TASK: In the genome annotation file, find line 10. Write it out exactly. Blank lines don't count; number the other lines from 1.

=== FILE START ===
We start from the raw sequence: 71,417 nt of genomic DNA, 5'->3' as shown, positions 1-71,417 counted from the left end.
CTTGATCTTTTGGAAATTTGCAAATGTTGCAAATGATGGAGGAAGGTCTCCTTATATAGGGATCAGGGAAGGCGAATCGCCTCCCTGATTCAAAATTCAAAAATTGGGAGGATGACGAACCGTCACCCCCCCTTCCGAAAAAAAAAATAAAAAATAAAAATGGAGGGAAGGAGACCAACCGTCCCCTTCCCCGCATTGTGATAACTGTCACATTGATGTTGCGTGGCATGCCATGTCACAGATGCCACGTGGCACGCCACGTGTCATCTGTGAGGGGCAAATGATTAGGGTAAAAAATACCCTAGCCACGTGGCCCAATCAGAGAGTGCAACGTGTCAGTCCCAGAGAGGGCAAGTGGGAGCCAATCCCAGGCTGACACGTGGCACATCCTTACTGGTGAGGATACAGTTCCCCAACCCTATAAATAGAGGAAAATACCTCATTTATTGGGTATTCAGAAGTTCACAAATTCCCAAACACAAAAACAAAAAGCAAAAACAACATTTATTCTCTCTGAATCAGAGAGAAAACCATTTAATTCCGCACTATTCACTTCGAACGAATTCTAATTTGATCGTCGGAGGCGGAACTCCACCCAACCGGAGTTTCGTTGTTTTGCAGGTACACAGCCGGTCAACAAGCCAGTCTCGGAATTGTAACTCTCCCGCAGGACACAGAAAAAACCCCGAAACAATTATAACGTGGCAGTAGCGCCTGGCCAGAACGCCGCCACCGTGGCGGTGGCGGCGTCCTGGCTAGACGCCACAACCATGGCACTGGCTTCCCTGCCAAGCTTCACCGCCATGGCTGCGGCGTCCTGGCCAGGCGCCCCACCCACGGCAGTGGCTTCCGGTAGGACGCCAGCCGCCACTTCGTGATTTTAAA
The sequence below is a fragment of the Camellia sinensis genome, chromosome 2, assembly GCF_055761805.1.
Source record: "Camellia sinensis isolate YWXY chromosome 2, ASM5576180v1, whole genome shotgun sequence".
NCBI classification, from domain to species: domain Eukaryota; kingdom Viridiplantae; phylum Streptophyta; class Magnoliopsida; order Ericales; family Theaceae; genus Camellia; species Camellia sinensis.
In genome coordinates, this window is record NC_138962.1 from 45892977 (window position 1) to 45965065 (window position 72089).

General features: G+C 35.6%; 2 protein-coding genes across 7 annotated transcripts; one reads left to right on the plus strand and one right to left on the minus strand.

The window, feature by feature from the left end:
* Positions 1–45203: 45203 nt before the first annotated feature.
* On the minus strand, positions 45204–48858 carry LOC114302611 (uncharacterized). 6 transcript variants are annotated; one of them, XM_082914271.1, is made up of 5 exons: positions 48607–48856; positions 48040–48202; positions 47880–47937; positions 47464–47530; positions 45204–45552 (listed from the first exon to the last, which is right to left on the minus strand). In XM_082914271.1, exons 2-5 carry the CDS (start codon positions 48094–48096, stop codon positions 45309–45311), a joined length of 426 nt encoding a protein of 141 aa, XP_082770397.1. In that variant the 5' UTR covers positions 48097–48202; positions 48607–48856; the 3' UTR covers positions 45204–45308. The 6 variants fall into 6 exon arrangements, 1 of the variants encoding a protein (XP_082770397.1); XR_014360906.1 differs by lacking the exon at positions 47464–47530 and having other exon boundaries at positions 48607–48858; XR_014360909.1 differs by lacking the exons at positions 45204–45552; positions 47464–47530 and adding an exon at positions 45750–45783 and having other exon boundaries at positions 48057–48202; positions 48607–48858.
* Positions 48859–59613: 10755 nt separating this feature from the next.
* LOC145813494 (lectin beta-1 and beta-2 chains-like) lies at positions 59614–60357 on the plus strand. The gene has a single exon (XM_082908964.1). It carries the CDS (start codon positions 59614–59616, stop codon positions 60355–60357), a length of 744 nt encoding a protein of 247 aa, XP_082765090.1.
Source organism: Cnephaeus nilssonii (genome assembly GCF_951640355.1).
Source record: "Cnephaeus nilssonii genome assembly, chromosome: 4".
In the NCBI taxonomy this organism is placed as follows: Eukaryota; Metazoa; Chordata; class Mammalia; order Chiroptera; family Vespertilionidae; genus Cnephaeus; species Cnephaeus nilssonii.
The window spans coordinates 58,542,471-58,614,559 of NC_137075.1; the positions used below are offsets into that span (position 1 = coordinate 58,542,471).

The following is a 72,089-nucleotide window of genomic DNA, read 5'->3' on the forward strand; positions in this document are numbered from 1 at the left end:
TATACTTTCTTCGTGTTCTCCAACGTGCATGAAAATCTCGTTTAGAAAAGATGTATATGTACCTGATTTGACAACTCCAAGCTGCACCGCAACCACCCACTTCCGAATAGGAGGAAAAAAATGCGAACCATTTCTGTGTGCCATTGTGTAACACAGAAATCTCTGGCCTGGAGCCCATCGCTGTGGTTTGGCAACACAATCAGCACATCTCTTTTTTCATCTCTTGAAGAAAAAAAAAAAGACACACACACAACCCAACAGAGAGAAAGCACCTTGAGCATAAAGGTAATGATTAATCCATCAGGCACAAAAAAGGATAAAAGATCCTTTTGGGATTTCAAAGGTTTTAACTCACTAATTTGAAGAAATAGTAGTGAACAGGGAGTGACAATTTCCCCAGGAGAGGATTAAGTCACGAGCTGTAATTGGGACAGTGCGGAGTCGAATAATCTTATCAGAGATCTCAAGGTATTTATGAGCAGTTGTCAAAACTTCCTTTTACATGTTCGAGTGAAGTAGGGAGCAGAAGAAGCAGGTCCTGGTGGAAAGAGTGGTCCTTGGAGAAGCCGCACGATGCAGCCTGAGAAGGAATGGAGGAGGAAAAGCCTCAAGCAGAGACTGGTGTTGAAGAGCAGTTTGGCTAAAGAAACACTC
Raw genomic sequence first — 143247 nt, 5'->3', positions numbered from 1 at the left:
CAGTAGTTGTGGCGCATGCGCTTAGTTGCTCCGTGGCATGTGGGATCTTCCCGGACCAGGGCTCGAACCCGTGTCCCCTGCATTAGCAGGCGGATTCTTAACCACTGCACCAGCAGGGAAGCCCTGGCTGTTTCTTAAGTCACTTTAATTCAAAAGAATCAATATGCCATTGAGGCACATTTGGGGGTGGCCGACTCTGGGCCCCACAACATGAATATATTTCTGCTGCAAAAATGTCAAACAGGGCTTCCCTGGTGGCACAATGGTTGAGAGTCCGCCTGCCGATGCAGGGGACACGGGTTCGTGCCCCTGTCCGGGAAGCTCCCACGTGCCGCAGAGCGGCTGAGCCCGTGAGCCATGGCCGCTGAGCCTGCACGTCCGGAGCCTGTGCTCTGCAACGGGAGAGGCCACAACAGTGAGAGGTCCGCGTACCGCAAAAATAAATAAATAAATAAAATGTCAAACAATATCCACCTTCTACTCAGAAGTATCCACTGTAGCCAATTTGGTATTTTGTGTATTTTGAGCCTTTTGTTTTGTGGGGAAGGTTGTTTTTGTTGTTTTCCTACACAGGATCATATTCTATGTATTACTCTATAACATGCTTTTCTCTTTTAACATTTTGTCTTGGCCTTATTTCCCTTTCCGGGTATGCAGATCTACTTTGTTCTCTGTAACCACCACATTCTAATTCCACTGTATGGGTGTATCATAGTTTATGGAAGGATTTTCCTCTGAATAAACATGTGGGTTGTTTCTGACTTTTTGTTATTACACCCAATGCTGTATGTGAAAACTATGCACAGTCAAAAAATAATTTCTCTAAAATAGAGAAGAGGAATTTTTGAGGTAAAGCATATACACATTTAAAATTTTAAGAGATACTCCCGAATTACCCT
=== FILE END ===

* On the minus strand, positions 45204–48858 carry LOC114302611 (uncharacterized). 6 transcript variants are annotated; one of them, XM_082914271.1, is made up of 5 exons: positions 48607–48856; positions 48040–48202; positions 47880–47937; positions 47464–47530; positions 45204–45552 (listed from the first exon to the last, which is right to left on the minus strand). In XM_082914271.1, exons 2-5 carry the CDS (start codon positions 48094–48096, stop codon positions 45309–45311), a joined length of 426 nt encoding a protein of 141 aa, XP_082770397.1. In that variant the 5' UTR covers positions 48097–48202; positions 48607–48856; the 3' UTR covers positions 45204–45308. The 6 variants fall into 6 exon arrangements, 1 of the variants encoding a protein (XP_082770397.1); XR_014360906.1 differs by lacking the exon at positions 47464–47530 and having other exon boundaries at positions 48607–48858; XR_014360909.1 differs by lacking the exons at positions 45204–45552; positions 47464–47530 and adding an exon at positions 45750–45783 and having other exon boundaries at positions 48057–48202; positions 48607–48858.